Is an insurer entitled to have you followed and under surveillance?
Yes. Defendant insurance companies often order surveillance on plaintiffs. The goal is simple: the insurance company wishes to see what activities you can and cannot do in your day-to-day life. If private investigators conduct surveillance and see you limit your activities based on a debilitating injury, there is no cause for alarm. However, private investigators seeing you more flexible, or more active than you reported to your insurer, could lead to problems.
Consider this hypothetical scenario: David was in a motor vehicle accident and suffered whiplash. He claims his neck, shoulders, and lower back were in constant pain. However, footage from a surveillance video shows him painting his garage door from top to bottom, carrying a 5-gallon bucket of primer paint. Here, the insurance company may want to show that David was not truthful about his condition, and use the surveillance footage as its evidence.
Now consider David’s position if a surveillance video shows him driving, shopping and lifting small bags of groceries. Those are everyday activities that must be done, pain or no pain. Unless David claimed a total inability to lift any small weight and bend slightly, the insurance company may not consider this video footage as contradicting David’s claim.
But doesn’t surveillance infringe on a person’s right to privacy?
Yes and no. Collection of evidence, in this case surveillance, does not fall under federal privacy laws. However, surveillance has to be done in good faith and there are limits on private investigators in Ontario which is a regulated industry. There must be a strong basis supported by evidence to order surveillance. Insurance companies cannot order a review of your entire life. They must order surveillance only on what is relevant to the plaintiff’s claim. Finally, insurance companies must hire the services of reputable personal investigators, preferably members of a provincial order with many years’ experience. Therefore, disreputable or dangerous persons will not carry out surveillance.
Insurance companies can order surveillance on a plaintiff, but within strict guidelines.
Our Ottawa personal injury and accident lawyers are specifically trained to handle such issues. If you or someone you care about was injured in an accident, please contact one of our lawyers for a free consultation. We work on a no-fee-until-you-win basis. Call us at 613-315-4878 – Ottawa accident and injury lawyer.
Involved in a car accident in Ottawa and need a lawyer? What is OCF-5 and OCF-6 Accident Benefit Forms
We looked in a previous blog at the general insurance form package sent to an insured following a motor vehicle accident. Let us now look at the other forms an injured plaintiff may receive from his insurance.
OCF-5 Form: Permission to Disclose Health Information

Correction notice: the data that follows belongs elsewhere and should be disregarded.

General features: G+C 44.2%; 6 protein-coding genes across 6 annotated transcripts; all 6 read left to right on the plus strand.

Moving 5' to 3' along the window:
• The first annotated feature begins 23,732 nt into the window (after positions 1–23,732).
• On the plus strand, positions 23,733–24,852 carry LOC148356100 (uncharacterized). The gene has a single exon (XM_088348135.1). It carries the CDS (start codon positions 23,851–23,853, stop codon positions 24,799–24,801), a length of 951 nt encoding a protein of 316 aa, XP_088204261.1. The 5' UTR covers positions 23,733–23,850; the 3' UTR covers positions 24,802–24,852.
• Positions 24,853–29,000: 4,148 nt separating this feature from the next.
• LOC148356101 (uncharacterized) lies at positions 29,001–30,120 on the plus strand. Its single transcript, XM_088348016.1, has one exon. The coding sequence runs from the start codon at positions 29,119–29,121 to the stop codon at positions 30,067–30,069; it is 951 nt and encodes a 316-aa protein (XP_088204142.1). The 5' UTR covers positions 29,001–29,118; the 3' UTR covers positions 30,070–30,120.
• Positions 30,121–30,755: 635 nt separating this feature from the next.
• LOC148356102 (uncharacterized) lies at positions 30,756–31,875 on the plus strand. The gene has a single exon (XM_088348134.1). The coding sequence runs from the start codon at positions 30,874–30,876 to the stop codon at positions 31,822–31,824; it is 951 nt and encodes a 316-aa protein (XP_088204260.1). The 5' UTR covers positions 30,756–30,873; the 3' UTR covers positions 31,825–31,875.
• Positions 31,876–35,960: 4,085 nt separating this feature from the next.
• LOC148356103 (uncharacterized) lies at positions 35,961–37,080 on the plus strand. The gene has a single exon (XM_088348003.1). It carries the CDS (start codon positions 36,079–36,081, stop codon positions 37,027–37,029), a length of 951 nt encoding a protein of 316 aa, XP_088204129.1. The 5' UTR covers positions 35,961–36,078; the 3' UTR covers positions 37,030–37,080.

You may receive this form along with the general forms package (OCF-1, OCF-2, and OCF-3). The OCF-5 form allows the insurance company to access your full medical records. authorizes your medical providers to release your file. While it is necessary to disclose some of your health information to support your Accident Benefits claim, this may give the insurance company access to your entire medical file. This would allow the insurance company to comb through your history for any pre-existing medical condition you may have. This would in turn allow them to deny your claim.
We generally prefer a certain balance in the disclosure of medical information process. Do not submit an OCF-5 form unless the insurance company asks you to do so. You can further ask the insurance company to specify which medical records they require access to and for what purposes. You can also limit the date of medical information you give access to (e.g. from 1 year prior to the date of the accident to the present date). In any event, you should get legal advice if you are injured in a motor vehicle accident and get a legal representative’s help for your Accident Benefits claim.
OCF-6 Form: Expenses Claim Form
This form is not included in the general form package you will receive from your insurance company once you notify them of your motor vehicle accident. You must request this form from your insurance provider. The OCF-6 form allows you to request reimbursement for expenses that you incurred because of your accident but that are not covered by other benefits (i.e. medical bills, lost income, property damage). You can therefore claim for these expenses in your OCF-6 form: – Assistive devices (cane, walker, crutches, etc.) ; – Destroyed clothing or personal items (eyeglasses, hearing aids, dentures, etc.) ; – Transportation costs to and from your medical appointments ; – Lost educational expenses (non-refundable tuition if you are unable to attend classes because of your injuries) ; – Travel expenses for visitors coming to help with your recovery.
Of course, you will need to prove those losses with invoices and bills showing you already paid for these goods. We strongly suggest hiring a legal representative to advise you on your Accident Benefits claim, including on how you can claim for your expenses.
Accident Benefits forms appear easy to figure out on your own, but they may impact the amount of your benefits and of your settlement.
Our Ottawa accident benefits and car accident lawyers lawyers are specifically trained to handle such issues. If you or someone you care about was injured in an accident, please contact one of our lawyers for a free consultation. We work on a no-fee-until-you-win basis. Call us at 613-315-4878.